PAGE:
Lisa Hammitt, EVP AI at Davidson Technologies and author, stresses the importance of the book, especially in light of current events: Post Lean-in, post #MeToo, COVID, home economics…. This president makes a bold appeal to tribal elders, using folklore, to guide leaders through the rite of passage at a time like this, if no other. The book and its unique stories even resonate with male allies, both for themselves and to prepare their daughters for the job market, as evidenced by the many 5-star reviews on Amazon.

It is also interesting to note that among female CEOs, few use the word president on their LinkedIn profiles or in their bios at conferences and events, but use terms like chairman, chairman of the board or president. While the shift in nomenclature from Chairman to CEO is a step forward in addressing unconscious diversity bias in companies around the world, the lack of use of the nomenclature of CEO is intriguing and an archetype I am trying to change.

Dear Chairwoman is a perfect fit for Nakazawa, who is a senior executive, entrepreneur, investor, board member and frequent speaker on technology-driven business transformation and diversity in leadership. As co-founder of BoardSeatMeet, Inc. in Austin, Texas – a company that provides high-performing, mixed and racially diverse boardrooms – Nakazawa has focused her career on advancing women in leadership positions in management, technology and business across industries and around the world.

A veteran of the technology industry himself, Nakazawa has served on several boards of next-generation computing and artificial intelligence companies. The goal is to deepen the interface between analog and digital experiences through transformative innovation and ongoing focused collaboration.

As for Dear Chairwoman, Nakazawa emphasizes that the intent of the book is to share the important insights of women who have broken through all sorts of proverbial ceilings and reached leadership positions – seats on chairs in corporate America and around the world. The stories of these remarkable achievements are offered in the form of personal letters to the next generation of women leaders, Nakazawa said. They highlight each leader’s path to the boardroom, including the challenges they faced along the way and the victories they achieved in their role.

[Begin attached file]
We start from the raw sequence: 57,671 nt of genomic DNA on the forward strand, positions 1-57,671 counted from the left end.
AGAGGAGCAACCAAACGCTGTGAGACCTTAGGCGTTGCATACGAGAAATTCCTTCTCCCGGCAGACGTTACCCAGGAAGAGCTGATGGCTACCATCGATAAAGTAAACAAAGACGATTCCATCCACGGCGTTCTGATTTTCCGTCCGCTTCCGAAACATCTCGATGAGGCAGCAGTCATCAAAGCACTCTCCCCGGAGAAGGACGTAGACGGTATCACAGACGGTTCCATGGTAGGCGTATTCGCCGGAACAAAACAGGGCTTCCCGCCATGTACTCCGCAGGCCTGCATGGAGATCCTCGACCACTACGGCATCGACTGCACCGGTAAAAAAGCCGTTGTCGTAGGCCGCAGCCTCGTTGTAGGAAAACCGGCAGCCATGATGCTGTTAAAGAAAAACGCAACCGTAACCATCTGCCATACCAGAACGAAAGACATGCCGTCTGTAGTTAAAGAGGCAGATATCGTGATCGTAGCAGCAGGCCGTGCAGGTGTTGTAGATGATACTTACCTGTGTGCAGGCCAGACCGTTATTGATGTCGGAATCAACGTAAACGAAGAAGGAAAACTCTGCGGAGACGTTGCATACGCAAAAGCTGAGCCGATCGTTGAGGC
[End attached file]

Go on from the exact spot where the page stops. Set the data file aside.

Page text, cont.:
I really want it.

~~~

Merilee Kern, MBA, a member of the Forbes Business Council, is a globally recognized analyst, strategist and brand futurist who focuses on industry game changers, movers and shakers across all B2B and B2C categories. This includes industry experts and thought leaders, brands, products, services, destinations and events. Merilee is the founder, editor and producer of The Luxe List and host of the nationally broadcast program Savvy Living. She is a productive trendsetter for companies and consumers, an authority and tastemaker in the lifestyle and leisure sector. She keeps her finger on the pulse of the market for innovative new must-haves and exemplary experiences in all price ranges, from affordable to extreme, and the minds behind the brands. Her work reaches millions of people around the world through television programs (her own and the many others in which she participates) and numerous print and online publications. Contact her at www.TheLuxeList.comand www.SavvyLiving.tv/ Instagram www.Instagram.com/LuxeListReports / Twitter www.Twitter.com/LuxeListReports / Facebook www.Facebook.com/LuxeListReports/ Link www.LinkedIn.com/in/MerileeKern

Sources:

https://www.investopedia.com/terms/b/boardofdirectors.asp

https://hbr.org/2019/03/when-and-why-diversity-improves-your-boards-performance

https://leginfo.legislature.ca.gov/faces/billTextClient.xhtml?bill_id=201720180SB826

https://www.nasdaq.com/press-release/nasdaq-to-advance-diversity-through-new-proposed-listing-requirements-2020-12-01